The pPUC57 vector and Escherichia coli JM109 were preserved in our laboratory and used for construction and amplification, respectively. The expression host Pichia pastoris GS115 and plasmid pPIC9K were also preserved in our laboratory and used for heterologous expression. Primestar Max DNA polymerase, Premix Taq (Takara Taq version 2.0 plus dye), the restriction enzyme Sac I were purchased from Takara Biomedical Technology Co., Ltd (Beijing, China), and ClonExpress II One Step Cloning Kit was purchased from Vazyme Biotech Co., Ltd (Nanjing, China). Bradford Protein Concentration Determination Kit and SDS-PAGE Gel Parparation Kit were purchased from Beyotime Biotechnology Co., Ltd (Shanghai, China). All chemicals used in this study were analytical grade.


Luria–Bertani (LB) medium, yeast peptone dextrose (YPD) medium, minimal dextrose (MD) medium, buffered methanol-complex (BMMY) medium were prepared according to the instructions of the Pichia pastoris expression kit (Invitrogen, Carlsbad, CA, USA). Minimum methanol medium: tryptone 20.0 g/L, yeast extract 10.0 g/L, agar 20.0 g/L, 1% methanol.

Gene cloning and mutagenesis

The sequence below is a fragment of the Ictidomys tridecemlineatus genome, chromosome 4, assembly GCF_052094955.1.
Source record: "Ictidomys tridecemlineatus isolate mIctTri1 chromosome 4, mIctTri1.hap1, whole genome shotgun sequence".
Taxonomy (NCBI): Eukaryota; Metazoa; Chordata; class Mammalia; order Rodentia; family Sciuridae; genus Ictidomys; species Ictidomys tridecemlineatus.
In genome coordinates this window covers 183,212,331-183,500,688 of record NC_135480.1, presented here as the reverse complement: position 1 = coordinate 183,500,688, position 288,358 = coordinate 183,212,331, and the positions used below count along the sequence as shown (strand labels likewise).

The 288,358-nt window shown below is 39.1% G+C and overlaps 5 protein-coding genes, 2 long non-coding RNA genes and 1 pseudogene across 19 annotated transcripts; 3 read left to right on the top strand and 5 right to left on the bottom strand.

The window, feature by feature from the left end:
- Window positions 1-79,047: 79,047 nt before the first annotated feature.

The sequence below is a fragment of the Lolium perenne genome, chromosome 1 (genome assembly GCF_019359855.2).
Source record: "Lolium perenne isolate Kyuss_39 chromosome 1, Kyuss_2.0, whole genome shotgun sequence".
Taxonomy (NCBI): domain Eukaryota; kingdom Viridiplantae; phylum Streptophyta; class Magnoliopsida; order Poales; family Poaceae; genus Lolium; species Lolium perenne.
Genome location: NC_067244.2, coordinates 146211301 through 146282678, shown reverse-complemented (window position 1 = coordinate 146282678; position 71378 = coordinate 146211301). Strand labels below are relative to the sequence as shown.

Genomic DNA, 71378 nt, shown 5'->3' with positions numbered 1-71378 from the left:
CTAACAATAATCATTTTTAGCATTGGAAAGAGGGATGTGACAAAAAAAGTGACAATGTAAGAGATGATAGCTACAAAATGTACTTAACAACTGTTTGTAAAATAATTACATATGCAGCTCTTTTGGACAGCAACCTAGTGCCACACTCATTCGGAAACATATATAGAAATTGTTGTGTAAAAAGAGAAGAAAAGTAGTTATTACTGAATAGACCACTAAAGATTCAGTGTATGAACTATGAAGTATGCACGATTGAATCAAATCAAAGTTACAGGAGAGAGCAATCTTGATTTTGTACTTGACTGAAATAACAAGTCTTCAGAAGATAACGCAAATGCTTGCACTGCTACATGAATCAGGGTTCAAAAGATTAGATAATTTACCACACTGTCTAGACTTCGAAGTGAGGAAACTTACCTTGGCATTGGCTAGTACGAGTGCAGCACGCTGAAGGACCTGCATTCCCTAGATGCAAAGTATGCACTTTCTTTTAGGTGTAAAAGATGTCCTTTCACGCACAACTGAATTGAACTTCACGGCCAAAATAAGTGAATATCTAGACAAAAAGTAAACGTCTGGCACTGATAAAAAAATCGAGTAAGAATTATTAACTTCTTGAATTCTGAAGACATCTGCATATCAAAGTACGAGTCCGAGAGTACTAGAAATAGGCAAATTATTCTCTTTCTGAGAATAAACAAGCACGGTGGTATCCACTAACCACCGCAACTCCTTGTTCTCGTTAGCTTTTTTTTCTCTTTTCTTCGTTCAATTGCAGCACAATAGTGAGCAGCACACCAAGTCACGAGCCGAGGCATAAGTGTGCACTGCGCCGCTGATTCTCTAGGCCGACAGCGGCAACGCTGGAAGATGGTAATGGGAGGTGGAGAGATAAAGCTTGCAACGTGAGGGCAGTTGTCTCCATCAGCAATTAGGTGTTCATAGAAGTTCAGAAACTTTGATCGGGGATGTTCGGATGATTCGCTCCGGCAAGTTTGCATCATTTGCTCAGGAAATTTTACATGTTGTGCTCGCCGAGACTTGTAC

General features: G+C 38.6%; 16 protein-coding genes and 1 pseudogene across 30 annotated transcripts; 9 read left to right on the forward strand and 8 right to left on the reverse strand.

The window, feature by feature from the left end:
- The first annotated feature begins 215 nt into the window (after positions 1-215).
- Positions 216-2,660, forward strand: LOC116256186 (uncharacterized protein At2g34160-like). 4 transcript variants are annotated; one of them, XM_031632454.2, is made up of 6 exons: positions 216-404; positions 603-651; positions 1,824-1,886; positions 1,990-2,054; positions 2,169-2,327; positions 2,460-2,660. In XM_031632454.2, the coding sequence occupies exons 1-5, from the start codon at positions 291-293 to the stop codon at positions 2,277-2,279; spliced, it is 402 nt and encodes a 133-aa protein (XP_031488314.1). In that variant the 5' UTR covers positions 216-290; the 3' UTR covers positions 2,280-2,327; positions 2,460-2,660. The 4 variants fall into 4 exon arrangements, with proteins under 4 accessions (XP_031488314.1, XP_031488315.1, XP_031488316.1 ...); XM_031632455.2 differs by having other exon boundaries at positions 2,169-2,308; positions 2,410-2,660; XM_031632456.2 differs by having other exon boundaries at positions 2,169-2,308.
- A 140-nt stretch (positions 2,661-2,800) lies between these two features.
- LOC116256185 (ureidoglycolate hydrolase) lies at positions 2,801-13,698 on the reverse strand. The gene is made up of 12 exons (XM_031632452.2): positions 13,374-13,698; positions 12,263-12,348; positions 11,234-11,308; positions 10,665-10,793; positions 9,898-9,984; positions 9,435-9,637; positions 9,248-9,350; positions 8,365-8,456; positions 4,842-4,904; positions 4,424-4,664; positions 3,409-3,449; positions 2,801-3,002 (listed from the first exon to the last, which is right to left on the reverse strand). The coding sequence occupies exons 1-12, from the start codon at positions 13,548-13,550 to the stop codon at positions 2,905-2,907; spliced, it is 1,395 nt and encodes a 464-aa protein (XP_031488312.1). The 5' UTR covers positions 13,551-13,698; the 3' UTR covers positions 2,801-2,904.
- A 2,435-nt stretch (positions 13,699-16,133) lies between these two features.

The gene encoding opanGOD from A. niger glucose oxidase gene (GenBank accession number CAC27315.1) was codon optimized and synthesized by Talen-bio Co., Ltd. (Shanghai, China). E. coli JM109 and pUC57 vector were used for cloning. The opanGOD gene was obtained by PCR amplification with pUC57-opanGOD as a template. The primers used for cloning opanGOD were opanGOD-F and opanGOD-R (Table S1). Then, the linearized vector pPIC9K was amplified by primers 9 K-F and 9 K-R (Table S1). The purified opanGOD gene was ligated into the pPIC9K expression vector using the CloneExpress™ One Step Cloning Kit, resulting in the plasmid pPIC9K-opanGOD. Sequences of mutated primers are listed in Supplementary Table S1. The operation of cloning the mutant gene into pPIC9K is similar to the described above. The verification of the expression plasmids was confirmed by DNA sequencing.

Heterologous expression in P. pastoris and positive transformants screening

Constructed plasmids were linearized with Sac I according to the instruction (TAKARA) and individually transformed into competent P. pastoris GS115 cells via electroporation. Transformants were cultivated on MD plates added 150 μg/mL G418 and incubated for 36 h at 30 ℃.